I'm interested in simulating the following prospective, population-based model for binary outcome $Y_i$, and independent subjects $i=1,\dots,N$: $$ \Pr(Y_i=1\mid X_i,G_i)=\frac{1}{1+\exp(-(\alpha_0 + 0.5 X_i + G_i\beta))} $$ where $X_i\sim N(0,1)$ is a continuous covariate with effect 0.5 (log OR scale), $G_i$ is an $m\times 1$ vector of binary covariates, with corresponding effects $\beta$. The value of $m$ can be large and is usuall around 1000. Each element of $G_i$ is generated independently with some probability $\pi_j$, $j=1,\dots,m$. That is $\mathbb{E}G_{ij}=\pi_j$. $\alpha_0$ is an intercept related to the prevalence, $p_0=\Pr(Y_i=1)$ of outcome in the population.

Question When I run the following model below, I set $\alpha_0=\log p_0/(1-p_0)-\sum_{j=1}^m\pi_{j}\beta_j$ in the probability model above. The idea of subtracting out the second term is so that on average it can cancel out with $G_i\beta$, leaving just the log odds (first term).

However, I find that my estimated prevalence $\hat{\Pr}(Y_i=1)=\sum_{i=1}^N I(Y=1)/N$=0.27948 is not even close to the value of $p_0=0.01$. This happens because $\sum_{j=1}^m\pi_{j}\beta_j$ is a non-negligible term. How can I set my intercept to get the right estimate?

The probability model I have is a conditional probability and $p_0=\Pr(Y_i=1)$. Taking the expectation with respect to $X$ and $G$ would yield the marginal, but it can get quite messy. Is there a slightly adhoc way just for simulation purposes to get close to the desired $p_0$?


Using gung's comments, I've modified the code below so that I fix $\pi_j$'s and $\beta$'s first. Then $\alpha_0$ is searched until the estimate $\hat{\Pr}(Y_i=1)\approx p_0$.

#Population size
N = 100000

#Prevalence of disease
p0 = 0.01

#Continuous covariate
X <- rnorm(N,0,1)

#Number of binary covariates
m = 1000

#Set pi_j to be the same for each binary covariate
pi_j = rep(0.01,m)

#Generate binary covariates for N subjects
#See below for genSpMat definition
G <- genSpMat(nrows=N,ncols=m,col_probs=pi_j)

#Generate betas for each binary covariate
betas <- runif(m,1,4)

#Generate probability model
#Guess alpha0 so that E(pr)~0.01
#Max alpha0 is log(p0/(1-p0))

alpha0 <- log(p0/(1-p0))

pr <- rep(1,N)
#Adjust intercept until population prevalence is reached (to a certain tolerance)
while(abs(mean(pr)-p0) > 2*10^(round(log10(p0))-1)){
  alpha0 <- alpha0 - 1
  pr <- plogis(alpha0 + 0.5*X + as.vector(G%*%betas))

Y <- rbinom(N,1,pr) #Outcome

#Generate sparse matrix of 0/1s
genSpMat <- function(nrows, ncols, col_probs) {
  r <- lapply(1:ncols, function(x) {
    p <- col_probs[x]
    i <- sample.int(2L, size = nrows, replace = T, prob = c(1 - p, p))
    which(i == 2L)
  rl <- lengths(r)
  nc <- rep(1:ncols, times = rl) # col indexes
  nr <- unlist(r) # row index
  ddims <- c(nrows, ncols)
  #ngTMatrix output
  sparseMatrix(i = nr, j = nc, dims = ddims,giveCsparse = FALSE)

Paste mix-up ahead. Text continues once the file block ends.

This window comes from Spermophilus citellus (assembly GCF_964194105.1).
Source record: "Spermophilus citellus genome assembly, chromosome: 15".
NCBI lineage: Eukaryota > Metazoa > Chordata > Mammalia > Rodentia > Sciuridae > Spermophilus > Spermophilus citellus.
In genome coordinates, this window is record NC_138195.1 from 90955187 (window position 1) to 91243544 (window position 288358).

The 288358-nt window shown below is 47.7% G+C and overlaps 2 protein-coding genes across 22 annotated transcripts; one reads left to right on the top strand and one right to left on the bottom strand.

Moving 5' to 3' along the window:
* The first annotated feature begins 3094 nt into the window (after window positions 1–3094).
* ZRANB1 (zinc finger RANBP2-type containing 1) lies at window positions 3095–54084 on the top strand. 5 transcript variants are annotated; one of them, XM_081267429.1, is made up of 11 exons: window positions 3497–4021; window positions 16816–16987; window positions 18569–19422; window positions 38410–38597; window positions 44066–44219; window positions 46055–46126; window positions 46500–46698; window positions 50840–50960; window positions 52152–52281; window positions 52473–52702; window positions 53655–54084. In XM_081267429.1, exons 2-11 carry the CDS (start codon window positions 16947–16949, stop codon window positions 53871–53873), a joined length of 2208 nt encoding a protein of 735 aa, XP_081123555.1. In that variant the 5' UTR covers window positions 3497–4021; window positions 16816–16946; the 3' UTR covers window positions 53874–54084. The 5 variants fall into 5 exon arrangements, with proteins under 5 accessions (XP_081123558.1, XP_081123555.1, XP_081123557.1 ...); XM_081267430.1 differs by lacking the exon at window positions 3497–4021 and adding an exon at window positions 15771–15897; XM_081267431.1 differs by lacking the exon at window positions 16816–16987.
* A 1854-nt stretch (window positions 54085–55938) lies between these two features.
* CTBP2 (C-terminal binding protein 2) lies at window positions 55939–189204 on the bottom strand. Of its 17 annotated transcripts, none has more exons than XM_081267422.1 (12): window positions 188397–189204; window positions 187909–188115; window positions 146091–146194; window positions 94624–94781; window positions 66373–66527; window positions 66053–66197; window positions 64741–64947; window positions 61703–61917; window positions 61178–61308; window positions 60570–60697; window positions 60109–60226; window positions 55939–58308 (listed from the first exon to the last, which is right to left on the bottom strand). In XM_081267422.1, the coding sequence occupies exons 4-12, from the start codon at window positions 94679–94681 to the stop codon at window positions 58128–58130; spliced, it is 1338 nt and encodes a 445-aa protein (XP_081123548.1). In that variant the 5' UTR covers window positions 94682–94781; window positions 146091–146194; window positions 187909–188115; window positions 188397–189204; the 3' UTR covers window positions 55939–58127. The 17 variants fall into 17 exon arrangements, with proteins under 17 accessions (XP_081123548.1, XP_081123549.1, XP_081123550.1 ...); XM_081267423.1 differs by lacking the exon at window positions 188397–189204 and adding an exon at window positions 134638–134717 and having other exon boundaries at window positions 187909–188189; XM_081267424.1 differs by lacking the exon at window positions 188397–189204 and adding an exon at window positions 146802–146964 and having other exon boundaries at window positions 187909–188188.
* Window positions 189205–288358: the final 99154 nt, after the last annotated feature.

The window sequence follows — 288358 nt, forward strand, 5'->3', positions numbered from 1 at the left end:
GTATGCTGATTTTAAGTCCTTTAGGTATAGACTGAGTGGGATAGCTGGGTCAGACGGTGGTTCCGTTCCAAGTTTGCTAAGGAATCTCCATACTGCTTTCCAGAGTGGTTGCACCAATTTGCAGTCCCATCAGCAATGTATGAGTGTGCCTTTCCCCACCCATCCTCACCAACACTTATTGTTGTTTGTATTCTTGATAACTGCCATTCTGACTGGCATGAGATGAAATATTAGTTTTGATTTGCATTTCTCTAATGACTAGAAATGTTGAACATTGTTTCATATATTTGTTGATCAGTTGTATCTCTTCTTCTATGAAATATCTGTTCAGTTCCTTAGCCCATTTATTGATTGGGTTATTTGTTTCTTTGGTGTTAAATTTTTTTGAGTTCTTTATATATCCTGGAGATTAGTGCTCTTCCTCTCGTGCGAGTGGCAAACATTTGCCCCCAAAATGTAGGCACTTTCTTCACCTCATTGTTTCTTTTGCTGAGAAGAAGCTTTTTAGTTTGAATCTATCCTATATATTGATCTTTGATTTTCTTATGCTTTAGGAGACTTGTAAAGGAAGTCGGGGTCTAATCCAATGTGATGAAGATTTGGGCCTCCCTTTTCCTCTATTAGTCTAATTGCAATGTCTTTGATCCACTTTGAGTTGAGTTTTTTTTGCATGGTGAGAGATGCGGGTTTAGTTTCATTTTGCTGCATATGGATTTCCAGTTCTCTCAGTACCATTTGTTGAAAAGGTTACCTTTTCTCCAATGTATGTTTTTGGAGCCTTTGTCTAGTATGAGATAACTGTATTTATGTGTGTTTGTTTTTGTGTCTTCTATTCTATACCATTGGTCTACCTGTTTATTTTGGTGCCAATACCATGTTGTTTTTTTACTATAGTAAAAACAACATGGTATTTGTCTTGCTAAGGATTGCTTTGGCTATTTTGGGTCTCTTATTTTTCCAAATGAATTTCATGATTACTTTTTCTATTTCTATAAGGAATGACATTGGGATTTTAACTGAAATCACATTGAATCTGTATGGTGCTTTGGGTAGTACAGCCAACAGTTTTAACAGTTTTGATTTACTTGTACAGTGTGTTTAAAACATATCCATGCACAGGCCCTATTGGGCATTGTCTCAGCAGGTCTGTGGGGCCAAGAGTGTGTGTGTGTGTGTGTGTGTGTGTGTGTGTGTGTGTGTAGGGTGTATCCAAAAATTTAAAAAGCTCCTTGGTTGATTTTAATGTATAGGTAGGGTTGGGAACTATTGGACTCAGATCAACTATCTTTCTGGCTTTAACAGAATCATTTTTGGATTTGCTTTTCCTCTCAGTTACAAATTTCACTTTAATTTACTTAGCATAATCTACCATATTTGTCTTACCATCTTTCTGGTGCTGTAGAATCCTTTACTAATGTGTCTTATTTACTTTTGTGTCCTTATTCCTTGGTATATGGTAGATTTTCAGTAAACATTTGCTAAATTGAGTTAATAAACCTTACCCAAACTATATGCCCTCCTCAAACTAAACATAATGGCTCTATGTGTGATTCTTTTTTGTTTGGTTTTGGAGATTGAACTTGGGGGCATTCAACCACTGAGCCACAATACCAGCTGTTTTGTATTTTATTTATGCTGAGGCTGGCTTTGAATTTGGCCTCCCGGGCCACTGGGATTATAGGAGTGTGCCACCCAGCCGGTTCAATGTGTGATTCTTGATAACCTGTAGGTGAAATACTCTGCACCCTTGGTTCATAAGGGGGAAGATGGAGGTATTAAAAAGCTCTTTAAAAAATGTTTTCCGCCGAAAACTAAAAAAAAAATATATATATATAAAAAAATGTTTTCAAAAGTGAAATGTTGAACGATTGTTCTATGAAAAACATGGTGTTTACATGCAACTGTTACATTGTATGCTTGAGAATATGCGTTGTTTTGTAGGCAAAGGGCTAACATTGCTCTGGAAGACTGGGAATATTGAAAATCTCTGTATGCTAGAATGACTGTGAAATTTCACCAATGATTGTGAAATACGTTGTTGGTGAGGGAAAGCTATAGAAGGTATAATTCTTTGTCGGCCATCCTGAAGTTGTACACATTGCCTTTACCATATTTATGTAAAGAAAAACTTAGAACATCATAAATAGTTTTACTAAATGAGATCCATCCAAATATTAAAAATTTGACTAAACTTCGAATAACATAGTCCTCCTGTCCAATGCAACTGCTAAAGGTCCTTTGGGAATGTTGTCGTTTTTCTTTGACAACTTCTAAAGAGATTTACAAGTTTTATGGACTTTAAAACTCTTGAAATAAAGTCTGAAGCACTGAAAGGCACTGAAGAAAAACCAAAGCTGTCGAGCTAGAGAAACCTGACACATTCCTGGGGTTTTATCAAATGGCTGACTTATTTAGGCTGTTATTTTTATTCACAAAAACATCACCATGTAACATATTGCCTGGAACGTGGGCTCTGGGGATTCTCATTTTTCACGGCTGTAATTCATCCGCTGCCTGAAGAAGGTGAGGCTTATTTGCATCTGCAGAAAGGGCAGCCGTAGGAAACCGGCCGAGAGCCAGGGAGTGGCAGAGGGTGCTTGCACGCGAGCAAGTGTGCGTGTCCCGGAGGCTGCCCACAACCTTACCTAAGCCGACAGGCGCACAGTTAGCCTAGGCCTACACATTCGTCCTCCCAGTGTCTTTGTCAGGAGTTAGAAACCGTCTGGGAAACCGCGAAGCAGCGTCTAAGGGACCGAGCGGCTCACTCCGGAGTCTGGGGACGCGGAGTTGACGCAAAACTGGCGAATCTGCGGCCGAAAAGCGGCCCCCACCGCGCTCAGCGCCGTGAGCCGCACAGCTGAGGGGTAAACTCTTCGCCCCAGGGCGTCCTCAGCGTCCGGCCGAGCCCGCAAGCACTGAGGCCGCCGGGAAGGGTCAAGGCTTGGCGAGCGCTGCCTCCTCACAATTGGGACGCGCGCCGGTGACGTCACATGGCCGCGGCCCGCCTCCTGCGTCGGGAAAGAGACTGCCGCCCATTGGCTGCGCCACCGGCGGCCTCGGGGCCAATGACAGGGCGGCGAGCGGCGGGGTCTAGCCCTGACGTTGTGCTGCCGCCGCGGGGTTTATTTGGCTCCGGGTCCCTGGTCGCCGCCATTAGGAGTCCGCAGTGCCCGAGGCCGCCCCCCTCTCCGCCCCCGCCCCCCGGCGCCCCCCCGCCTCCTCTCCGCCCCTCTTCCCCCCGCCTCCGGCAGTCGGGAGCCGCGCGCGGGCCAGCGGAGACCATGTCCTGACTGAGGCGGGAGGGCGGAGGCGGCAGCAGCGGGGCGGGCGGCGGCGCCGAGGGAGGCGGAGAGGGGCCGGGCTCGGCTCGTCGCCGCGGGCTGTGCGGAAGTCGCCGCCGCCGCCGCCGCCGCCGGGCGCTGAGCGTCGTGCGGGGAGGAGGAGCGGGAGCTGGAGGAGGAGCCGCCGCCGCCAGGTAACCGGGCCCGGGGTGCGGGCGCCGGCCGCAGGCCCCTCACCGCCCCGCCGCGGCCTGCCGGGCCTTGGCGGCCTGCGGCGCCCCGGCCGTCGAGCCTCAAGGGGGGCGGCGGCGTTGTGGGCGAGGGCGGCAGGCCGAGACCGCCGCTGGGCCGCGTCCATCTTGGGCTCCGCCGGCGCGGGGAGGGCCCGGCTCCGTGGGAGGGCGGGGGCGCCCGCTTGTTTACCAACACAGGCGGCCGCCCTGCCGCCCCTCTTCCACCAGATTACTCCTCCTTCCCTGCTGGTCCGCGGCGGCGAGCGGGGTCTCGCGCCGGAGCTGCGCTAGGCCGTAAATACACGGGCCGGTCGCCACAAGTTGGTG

• $\begingroup$ To get a specified prevalence, you're going to need to modulate both the distributions of your X variables (here binary), and your betas (here group differences). With 1k X's, it's going to be messy. You also need to consider how you want your X's to be related to each other. $\endgroup$ Dec 3, 2019 at 20:25
  • $\begingroup$ @gung-ReinstateMonica - I meant to add (now added) that the binary variables are all independent. $\endgroup$ Dec 3, 2019 at 20:27
  • 1
    $\begingroup$ Fair enough. You basically have 3 moving parts, but 2 degrees of freedom. Start by deciding the rate you want for the intercept, then (say) the prevalences of each X. Then the required betas will be fixed. Or specify the betas & the prevalences will be fixed. Bear in mind that with many X's, there will be many combinations of beta values that will sum to the required total. $\endgroup$ Dec 3, 2019 at 20:31
  • $\begingroup$ @gung-ReinstateMonica - Thanks! That helped me to clear up my thinking and get a working simulation. $\endgroup$ Dec 3, 2019 at 22:32
  • $\begingroup$ You're welcome, @stats134711. If you want, I can try to write up something perfunctory tomorrow that summarizes my comments. $\endgroup$ Dec 4, 2019 at 3:44

1 Answer 1


If you want the resulting prevalence to have a specific (population) value, you will need to modulate both the distributions of your $X$ variables, and your betas. You will also need to decide what rate you want for the intercept, and you need to take into account the pattern of correlations amongst your $X$ variables. In essence, you have several moving parts, but fewer degrees of freedom (for a simpler, analogous example, it may help to read my answer here: How to simulate censored data). Thus, you will need to stipulate some of these, and solve for the rest. Note also that given some preferred values for the first few of these, it may not be possible to find values for the last that will get you to the result you want (for examples of this, see the prior answer or here: How to simulate data that satisfy specific constraints such as having specific mean and standard deviation?). Lastly, note that with multiple $X$'s, there will be an infinite number of possible solutions, for example, possible betas for $X_1$ and $X_2$ could be:
\begin{align} \beta_1\qquad &\beta_2 \\ \hline \\[-10pt] .5\qquad &.2 \\ .4\qquad &.3 \\ .3\qquad &.4 \\ .2\qquad &.5 \\ \!\vdots\qquad &\;\,\vdots \end{align}

Your situation seems a little bit simpler, in that your $X$'s are all binary, and they are all independent. You will still need to stipulate values for some of these moving parts, and solve for the last ones. If I were doing this, I would start by specifying the rate you want for the intercept, and the prevalences of each $X$, then I would generate betas subject to some constraints (e.g., all positive, and must sum to a given limit).


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